Warrier's Collage 12082020 : Where are my answers

Purpose of Human Life https://youtu.be/Zx5ZpzEyj5s Ishwar Puri explores. Interesting thoughts. Good Morning Please read my article "Where are my answers?" You will enjoy the joke at the end of the story. Many of you know the person, but may not guess, as I have changed the name in the story. M G Warrier M 134 Warrier's Collage 12082020 : Where are my answers? A Interaction 1) E T Rajendran " There is a very nice article in today’s The Hindu, centre page, tilted ‘The main bricks to use in India’s steel frame’ (on Civil Service) by Shri RK Raghavan, former CBI Director. You may like to link-access it for the readers of Collage.  I don’t have link access as I get hard copy of the paper." (Thanks. Please see C-3) 2) T V Ramachandran, Thiruvananthapuram " Beautiful narration of Ur Past Memories and it's wonderful πŸ™πŸ‘πŸ‘Œand also the Lockdown period's experience. Especially the Digital cake πŸ˜ƒπŸŽ‚"(Thanks-"Collage") B Google Search https://support.google.com/websearch/answer/134479?hl=en  Some interesting tips for making search easier.  C Blogs and links 1) Where are my answers ? : M G Warrier https://timesofindia.indiatimes.com/readersblog/warriersviews/where-are-my-answers-24329/ The first link to Ishwar Puri's talk included in yesterday's Collage I received from Ms Komal Khatri. Thanks to her. 2) Lessons from Lockdown https://www.speakingtree.in/article/life-lessons-from-the-lockdown You thought you were doing nothing. You learnt a lot in recent months. Many have rescheduled and revised their daily life. Blaming the C-thing or following the trolls won't help in the long run. 3) R K Raghavan https://www.thehindu.com/opinion/op-ed/the-main-bricks-to-use-in-indias-steel-frame/article32320422.ece If the link opens, please read this article. Appreciate Raghavan's efforts. D Readers Write 1) C V Subbaraman Chaturvarnyam "There has been a very elaborate discussion on Gotrams, Castes and Varnaas. These are not however exclusive classifications. Gotras are believed to follow the male lineage of the Sapta Rishis. But if this were to be so, there should have been only seven major gotras. But this is not so. There are many more Gotras than just seven. Within each of these gotras there are subdivisions - Some follow the Rig Veda, some Yajur and some others Sama Veda; they are respectively called Rig Vedis, Yajur Vedis, Saama vedis. I have never come across brahmins following the Atharva Veda, describing themselves as Atharva vedis. And within each of these four broad divisions of "vedis", there are sub divisions based on the "sutras" (procedures or codes) prescribed by some Gurus or Rishis - like Baadaraayana Sutra, Aapasthamba Sutra, Bodhaayana Sutra, etc. Thus there are innumerable subdivisions within each Gotra/Vedis. On top of these, there are also divisions based on the God which one worships: Vaishnavaas, Shaivaas,  Shaaktaas, Gaanapathyaas, etc. Some groups worship all gods too. Thus the evolution of Gotras, Varnaas, Castes, etc., has been taking place for centuries and it is still changing and continuing.  Let us also not forget that it is not merely that the (so called) Brahmins who have the Gotrams; all persons have gotras irrespective of the varnaas or castes. Thus the popular notion that only Brahmins have Gotras is not correct.  Though the Lord says in Gita that He is the creator of Varnaas, it was on the basis of broad classification of duties. But there does not seem to be any declaration by the Lord that the Varnaas should be "hereditary" in character. Thus the heriditary application of the varnaas, irrespective of the profession/duty performed by the persons, seems to be inappropriate. It is as fallacious as to call an Engineer's son also an Engineer, even though the son may be a doctor of medicine or a teacher. However, since in the ancient or medieval times, the professions became hereditary, because the young ones chose to adopt the same profession in the "family", the professional name came to be adopted as the "caste" name - what is called broadly as "surname". Thus in the present day world, to continue the surnames based on the profession for persons who do not follow that profession is questionable. I have seen "sharmas" performing as hairdressers (Barbers). This is just an example.  Though Gita does recognize Varnaas, there seems to be no reference to "castes" which probably originated from the profession or trade of the families. As persons engaged in different professions had their own individual food and living habits, and cluster living, which might not be compatible with the habits, customs and needs of food of other "castes",  intermarriages among the various groups became difficult. But such practice of non-intermarriages between different castes, in course of time became rigid and socially prohibited. Now, that the "caste" system based on the profession has considerably waned, there is again acceptance in society of "inter-caste" marriages. In fact, to call a marriage between two persons - one belong to "brahmin" and another "non brahmin" but both performing the same profession ( thus reckonable as belonging to same "caste") as "inter-caste" marriage would appear to be fallacious. In the Vedic times, and even during the first three Yugas, there were no different religions. Religions as also the earlier caste systems are purely man made and not created by God. Even though God said in Gita that He created the four Varnaas, He did not say that these should be followed in a hereditary manner.  Subbaraman" 2) V Babusenan Vararuchi story continues... Pakkanar Pakkanaar 's wife was very much devoted to him. While they were  sitting by the wayside, engaged as usual in basket making, a Brahmin came that way. After pleasantries,  he walked on. Pakkanaar's wife said in hushed voice : "Here goes a gentleman who has kept his daughter as his wife." Pakkanaar smiled. He said: "The last millipede has come to your share." Then he explained. This Brahmin committed a very serious offence. When some hungry person came to his illam seeking food, he told his wife: "Last night you had set apart some rice on which a millipede had fallen. Give that rice to him." She obeyed. The Brahmin was not a bad person. Remorse started gnawing him.He came to Pakkanaar for help. Pakkanaar told him that what he did was a very bad thing the retribution for which would be to eat a thousand millipedes after death. On hearing this the Brahmin started weeping bitterly. Pakkanaar took pity on him and said: "I know you would not do such a thing deliberately. I shall try to help you. From today onwards, you do one thing: Make your grown-up daughter serve you as if she were your wife. Take care not to cross the limit. People will start talking ill of you without trying to know the truth. That being an equally heinous sin, each one saying so will share one millipede. I will tell you when to stop acting." "He was scrupulously following  what I said." continued Pakkanaar. "All millipedes were already shared except one and the last millipede has come to your share, dear wife." Pakkanaar often called on his elder brother Ahnihotri. Caste system didn't permit him to enter the house. He would squat on the front yard awaiting his brother. On one such occasion, he was told by his sister-in-law that Agnihotri was taking bath. After some waiting he was told that his brother was in his prayer room offering prayers to Vishnu, Siva, Ganesa, Muruka, Saraswathi, Lakshmi, et al. Finally when he came out, Agnihotri saw a strange sight. There were several holes on the ground behind which Pakkanaar was squatting. "What is this brother? Have you gone mad? One more mad fellow in our group?"  "No, brother" replied Pakkanaar. "When you prayed each god, I dug a hole. Had I dug one hole instead of many..." "You would have reached water by now." Agnihotri smiled." E Leisure Floored* "Here's something I wanna share with you guys. Yesterday, I went to the supermarket with the prudence dictated by the new normal. Mask, Safe entry and safety distance. I then started to get the things that were on my short list, and when I was lining up to pay, between taking the money and storing the phone, the 2000 rupee note I had to pay fell on the floor, and the man who was in front of me finishing paying his purchases slowly bent down and picked up my note. Wow, How much education and kindness in these pandemic times - I thought. I held out my hand, waiting for him to give me back my money, trying to stay away, so that he would feel safe, while preparing to thank him for the gesture. But suddenly, what he told me was shocking - What's on the floor belongs to whoever finds it! - and just like that, he left ... naturally, as if he hadn't done anything wrong. I looked at the lady behind me and the people next to me and they all looked at me in shock and disbelief, whispering things between them. For a moment there, I was trying to evaluate myself. I wanted to do justice on my own ... I left my purchases, because I had no way to pay (I forgot to bring my credit card), and went after him to the carpark, to have my 2000 rupees returned. However, I realized that the people closest to the line came after me, curious to know what was going to happen ... I spoke to him demanding my money but he just looked at me with contempt and acted like I was invisible. When he got to the car, he slowly put his two shopping bags on the floor to take the key out of his pocket and open the trunk, and I thought - It's now or never! I took the two bags and told him the same thing he had said to me - What is on the floor belongs to those who find it! - and I started running towards the exit, between fright and laughter, proud of my revenge. The spectators started to applaud and I saw that the “smart guy” had been irritated after all, as he left the parking lot dropping security cones in his path. I swear I felt a rush of adrenaline, fright and nervousness, but then I cried with laughter. When I got home I opened the bags and found: 2 kg shrimp 1 kg of salmon ham, cheese and yogurt of two flavors whole grain bread 1 bottle of white wine 2 bottles of red wine 2 jars of strawberry jam 2 kg of very good quality salami 1 jar of mayonnaise I had never made so many purchases with only 2000 rupees And now here I am ... Having a glass of wine, eating and thinking as I write - am I a vigilante or a vindictive person? HAVE YOU READ THIS UNTIL HERE? This obviously did not happen to me. It's just a campaign to promote reading! Reading stimulates the mind and imagination, makes us travel to other places and even helps communication. Reading an entire article also prevents you from becoming a victim of click bait and fake news."              ****.     ****.   **** *Forward received from: R Jayakumar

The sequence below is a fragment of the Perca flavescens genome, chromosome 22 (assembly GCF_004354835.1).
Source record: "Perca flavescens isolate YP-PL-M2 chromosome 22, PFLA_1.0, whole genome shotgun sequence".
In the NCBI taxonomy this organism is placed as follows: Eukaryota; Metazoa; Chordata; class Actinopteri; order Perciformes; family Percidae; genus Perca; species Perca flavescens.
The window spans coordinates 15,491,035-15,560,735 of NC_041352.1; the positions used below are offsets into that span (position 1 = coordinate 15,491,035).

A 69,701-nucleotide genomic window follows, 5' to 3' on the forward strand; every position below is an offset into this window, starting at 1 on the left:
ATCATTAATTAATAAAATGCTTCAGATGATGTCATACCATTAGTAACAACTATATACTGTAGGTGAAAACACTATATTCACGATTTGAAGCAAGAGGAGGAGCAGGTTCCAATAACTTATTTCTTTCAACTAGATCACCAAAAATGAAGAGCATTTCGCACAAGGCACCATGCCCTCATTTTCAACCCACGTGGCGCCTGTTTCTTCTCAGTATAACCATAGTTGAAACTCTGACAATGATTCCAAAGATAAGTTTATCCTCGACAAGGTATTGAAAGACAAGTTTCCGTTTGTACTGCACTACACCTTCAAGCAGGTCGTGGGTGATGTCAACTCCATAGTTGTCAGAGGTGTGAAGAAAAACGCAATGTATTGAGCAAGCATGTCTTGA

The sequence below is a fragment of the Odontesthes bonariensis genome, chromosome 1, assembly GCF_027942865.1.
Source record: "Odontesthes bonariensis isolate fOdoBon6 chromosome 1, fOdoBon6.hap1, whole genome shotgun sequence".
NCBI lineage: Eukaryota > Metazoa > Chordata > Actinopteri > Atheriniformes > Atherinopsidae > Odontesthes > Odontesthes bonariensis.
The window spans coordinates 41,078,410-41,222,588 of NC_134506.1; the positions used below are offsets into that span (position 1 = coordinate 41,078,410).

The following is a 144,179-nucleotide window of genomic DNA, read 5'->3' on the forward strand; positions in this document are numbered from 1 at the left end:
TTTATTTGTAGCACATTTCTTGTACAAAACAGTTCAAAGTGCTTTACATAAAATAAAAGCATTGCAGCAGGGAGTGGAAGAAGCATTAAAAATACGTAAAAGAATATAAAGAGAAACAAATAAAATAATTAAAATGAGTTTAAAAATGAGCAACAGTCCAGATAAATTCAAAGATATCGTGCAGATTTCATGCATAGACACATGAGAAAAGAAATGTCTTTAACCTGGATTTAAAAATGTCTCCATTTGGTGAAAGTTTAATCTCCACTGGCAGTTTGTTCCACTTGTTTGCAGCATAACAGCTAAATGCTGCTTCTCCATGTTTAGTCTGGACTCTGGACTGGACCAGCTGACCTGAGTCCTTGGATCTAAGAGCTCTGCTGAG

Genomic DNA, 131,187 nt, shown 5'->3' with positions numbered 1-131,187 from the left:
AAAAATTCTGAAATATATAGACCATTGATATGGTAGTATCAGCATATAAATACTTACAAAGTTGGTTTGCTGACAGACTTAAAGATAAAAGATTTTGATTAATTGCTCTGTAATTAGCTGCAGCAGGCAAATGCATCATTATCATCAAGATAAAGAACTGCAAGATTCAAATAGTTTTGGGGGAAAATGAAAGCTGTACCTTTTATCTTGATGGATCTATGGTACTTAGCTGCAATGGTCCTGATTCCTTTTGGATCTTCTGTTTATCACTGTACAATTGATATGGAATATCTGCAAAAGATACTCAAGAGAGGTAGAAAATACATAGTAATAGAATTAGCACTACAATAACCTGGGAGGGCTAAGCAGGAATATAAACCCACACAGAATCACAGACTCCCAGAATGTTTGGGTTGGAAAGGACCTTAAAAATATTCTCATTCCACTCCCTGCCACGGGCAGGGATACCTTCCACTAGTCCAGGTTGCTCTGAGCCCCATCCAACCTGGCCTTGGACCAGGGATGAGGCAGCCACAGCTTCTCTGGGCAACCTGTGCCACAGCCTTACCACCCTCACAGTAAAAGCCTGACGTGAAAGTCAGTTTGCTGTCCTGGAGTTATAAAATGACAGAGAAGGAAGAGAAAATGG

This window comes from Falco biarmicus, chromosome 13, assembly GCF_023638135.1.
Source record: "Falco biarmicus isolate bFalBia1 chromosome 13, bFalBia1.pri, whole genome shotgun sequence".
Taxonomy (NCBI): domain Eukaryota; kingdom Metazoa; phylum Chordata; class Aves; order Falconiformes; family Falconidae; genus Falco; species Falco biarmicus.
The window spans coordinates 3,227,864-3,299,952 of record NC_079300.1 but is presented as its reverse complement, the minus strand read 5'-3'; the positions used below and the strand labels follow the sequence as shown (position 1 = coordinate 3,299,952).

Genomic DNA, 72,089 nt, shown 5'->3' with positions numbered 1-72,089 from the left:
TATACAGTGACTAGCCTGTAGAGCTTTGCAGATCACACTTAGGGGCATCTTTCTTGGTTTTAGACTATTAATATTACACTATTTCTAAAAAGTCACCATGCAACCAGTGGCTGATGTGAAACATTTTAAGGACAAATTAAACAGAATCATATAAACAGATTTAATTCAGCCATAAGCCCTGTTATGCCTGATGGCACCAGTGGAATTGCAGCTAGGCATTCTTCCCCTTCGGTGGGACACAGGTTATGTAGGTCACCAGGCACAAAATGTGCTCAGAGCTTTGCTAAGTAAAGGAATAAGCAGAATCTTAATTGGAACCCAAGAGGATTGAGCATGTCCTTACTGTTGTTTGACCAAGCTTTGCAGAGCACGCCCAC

Comments

Popular posts from this blog

NAVAGRAHA STOTRAM

Agnimeele Purohitham : First recording on Gramaphone

Remembering R K Talwar : Vaghul